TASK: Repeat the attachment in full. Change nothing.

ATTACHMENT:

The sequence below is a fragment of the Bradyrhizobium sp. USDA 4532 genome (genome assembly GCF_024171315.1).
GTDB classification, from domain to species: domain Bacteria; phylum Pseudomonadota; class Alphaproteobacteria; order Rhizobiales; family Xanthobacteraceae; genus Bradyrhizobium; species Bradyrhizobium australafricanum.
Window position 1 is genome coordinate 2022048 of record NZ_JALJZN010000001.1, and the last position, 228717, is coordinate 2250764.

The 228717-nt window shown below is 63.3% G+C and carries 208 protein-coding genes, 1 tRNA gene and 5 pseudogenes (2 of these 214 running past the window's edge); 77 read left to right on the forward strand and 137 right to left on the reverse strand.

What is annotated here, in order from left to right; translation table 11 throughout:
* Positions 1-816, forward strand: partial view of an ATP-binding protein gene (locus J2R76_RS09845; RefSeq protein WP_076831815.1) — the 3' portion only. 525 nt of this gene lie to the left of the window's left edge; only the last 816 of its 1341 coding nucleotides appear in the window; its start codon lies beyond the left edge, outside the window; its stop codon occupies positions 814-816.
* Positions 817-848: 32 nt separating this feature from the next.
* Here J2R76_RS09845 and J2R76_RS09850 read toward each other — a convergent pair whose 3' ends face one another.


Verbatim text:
The sequence below is a fragment of the Bradyrhizobium sp. USDA 4532 genome (genome assembly GCF_024171315.1).
GTDB classification, from domain to species: domain Bacteria; phylum Pseudomonadota; class Alphaproteobacteria; order Rhizobiales; family Xanthobacteraceae; genus Bradyrhizobium; species Bradyrhizobium australafricanum.
Window position 1 is genome coordinate 2022048 of record NZ_JALJZN010000001.1, and the last position, 228717, is coordinate 2250764.

The 228717-nt window shown below is 63.3% G+C and carries 208 protein-coding genes, 1 tRNA gene and 5 pseudogenes (2 of these 214 running past the window's edge); 77 read left to right on the forward strand and 137 right to left on the reverse strand.

What is annotated here, in order from left to right; translation table 11 throughout:
* Positions 1-816, forward strand: partial view of an ATP-binding protein gene (locus J2R76_RS09845; RefSeq protein WP_076831815.1) — the 3' portion only. 525 nt of this gene lie to the left of the window's left edge; only the last 816 of its 1341 coding nucleotides appear in the window; its start codon lies beyond the left edge, outside the window; its stop codon occupies positions 814-816.
* Positions 817-848: 32 nt separating this feature from the next.
* Here J2R76_RS09845 and J2R76_RS09850 read toward each other — a convergent pair whose 3' ends face one another.